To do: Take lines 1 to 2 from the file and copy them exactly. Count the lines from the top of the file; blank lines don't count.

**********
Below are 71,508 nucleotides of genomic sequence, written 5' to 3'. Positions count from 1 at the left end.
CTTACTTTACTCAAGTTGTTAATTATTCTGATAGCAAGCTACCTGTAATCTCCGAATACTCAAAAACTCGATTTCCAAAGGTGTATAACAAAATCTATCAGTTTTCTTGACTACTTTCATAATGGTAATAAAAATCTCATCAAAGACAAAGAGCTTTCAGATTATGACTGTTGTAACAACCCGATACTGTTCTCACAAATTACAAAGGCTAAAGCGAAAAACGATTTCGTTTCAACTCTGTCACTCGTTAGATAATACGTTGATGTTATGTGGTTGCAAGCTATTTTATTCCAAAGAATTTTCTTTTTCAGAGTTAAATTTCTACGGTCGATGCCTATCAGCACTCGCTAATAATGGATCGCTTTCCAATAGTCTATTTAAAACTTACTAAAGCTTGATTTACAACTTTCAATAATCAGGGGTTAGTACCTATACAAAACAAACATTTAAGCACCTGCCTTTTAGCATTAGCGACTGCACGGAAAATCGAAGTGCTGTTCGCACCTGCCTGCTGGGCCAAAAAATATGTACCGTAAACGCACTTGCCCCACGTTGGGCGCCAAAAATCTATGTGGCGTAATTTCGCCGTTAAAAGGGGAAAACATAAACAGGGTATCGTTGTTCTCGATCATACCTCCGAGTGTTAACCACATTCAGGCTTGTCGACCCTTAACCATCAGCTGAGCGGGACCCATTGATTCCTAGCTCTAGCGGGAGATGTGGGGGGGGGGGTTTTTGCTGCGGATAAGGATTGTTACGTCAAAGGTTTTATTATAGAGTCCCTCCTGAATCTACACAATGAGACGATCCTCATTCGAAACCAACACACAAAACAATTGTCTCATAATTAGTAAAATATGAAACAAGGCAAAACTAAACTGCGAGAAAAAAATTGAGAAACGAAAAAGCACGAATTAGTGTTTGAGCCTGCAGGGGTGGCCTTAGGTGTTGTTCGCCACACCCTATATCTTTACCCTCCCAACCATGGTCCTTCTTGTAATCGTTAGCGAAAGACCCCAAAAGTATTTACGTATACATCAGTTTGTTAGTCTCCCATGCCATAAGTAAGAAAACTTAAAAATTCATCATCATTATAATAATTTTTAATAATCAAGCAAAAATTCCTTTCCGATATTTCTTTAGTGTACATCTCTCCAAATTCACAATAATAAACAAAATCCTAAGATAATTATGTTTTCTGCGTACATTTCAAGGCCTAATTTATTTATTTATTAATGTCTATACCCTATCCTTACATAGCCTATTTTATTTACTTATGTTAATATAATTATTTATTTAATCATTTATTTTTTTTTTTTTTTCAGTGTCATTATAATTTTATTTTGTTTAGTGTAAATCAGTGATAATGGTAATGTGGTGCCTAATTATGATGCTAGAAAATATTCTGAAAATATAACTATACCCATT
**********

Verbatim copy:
Below are 71,508 nucleotides of genomic sequence, written 5' to 3'. Positions count from 1 at the left end.
CTTACTTTACTCAAGTTGTTAATTATTCTGATAGCAAGCTACCTGTAATCTCCGAATACTCAAAAACTCGATTTCCAAAGGTGTATAACAAAATCTATCAGTTTTCTTGACTACTTTCATAATGGTAATAAAAATCTCATCAAAGACAAAGAGCTTTCAGATTATGACTGTTGTAACAACCCGATACTGTTCTCACAAATTACAAAGGCTAAAGCGAAAAACGATTTCGTTTCAACTCTGTCACTCGTTAGATAATACGTTGATGTTATGTGGTTGCAAGCTATTTTATTCCAAAGAATTTTCTTTTTCAGAGTTAAATTTCTACGGTCGATGCCTATCAGCACTCGCTAATAATGGATCGCTTTCCAATAGTCTATTTAAAACTTACTAAAGCTTGATTTACAACTTTCAATAATCAGGGGTTAGTACCTATACAAAACAAACATTTAAGCACCTGCCTTTTAGCATTAGCGACTGCACGGAAAATCGAAGTGCTGTTCGCACCTGCCTGCTGGGCCAAAAAATATGTACCGTAAACGCACTTGCCCCACGTTGGGCGCCAAAAATCTATGTGGCGTAATTTCGCCGTTAAAAGGGGAAAACATAAACAGGGTATCGTTGTTCTCGATCATACCTCCGAGTGTTAACCACATTCAGGCTTGTCGACCCTTAACCATCAGCTGAGCGGGACCCATTGATTCCTAGCTCTAGCGGGAGATGTGGGGGGGGGGGTTTTTGCTGCGGATAAGGATTGTTACGTCAAAGGTTTTATTATAGAGTCCCTCCTGAATCTACACAATGAGACGATCCTCATTCGAAACCAACACACAAAACAATTGTCTCATAATTAGTAAAATATGAAACAAGGCAAAACTAAACTGCGAGAAAAAAATTGAGAAACGAAAAAGCACGAATTAGTGTTTGAGCCTGCAGGGGTGGCCTTAGGTGTTGTTCGCCACACCCTATATCTTTACCCTCCCAACCATGGTCCTTCTTGTAATCGTTAGCGAAAGACCCCAAAAGTATTTACGTATACATCAGTTTGTTAGTCTCCCATGCCATAAGTAAGAAAACTTAAAAATTCATCATCATTATAATAATTTTTAATAATCAAGCAAAAATTCCTTTCCGATATTTCTTTAGTGTACATCTCTCCAAATTCACAATAATAAACAAAATCCTAAGATAATTATGTTTTCTGCGTACATTTCAAGGCCTAATTTATTTATTTATTAATGTCTATACCCTATCCTTACATAGCCTATTTTATTTACTTATGTTAATATAATTATTTATTTAATCATTTATTTTTTTTTTTTTTTCAGTGTCATTATAATTTTATTTTGTTTAGTGTAAATCAGTGATAATGGTAATGTGGTGCCTAATTATGATGCTAGAAAATATTCTGAAAATATAACTATACCCATT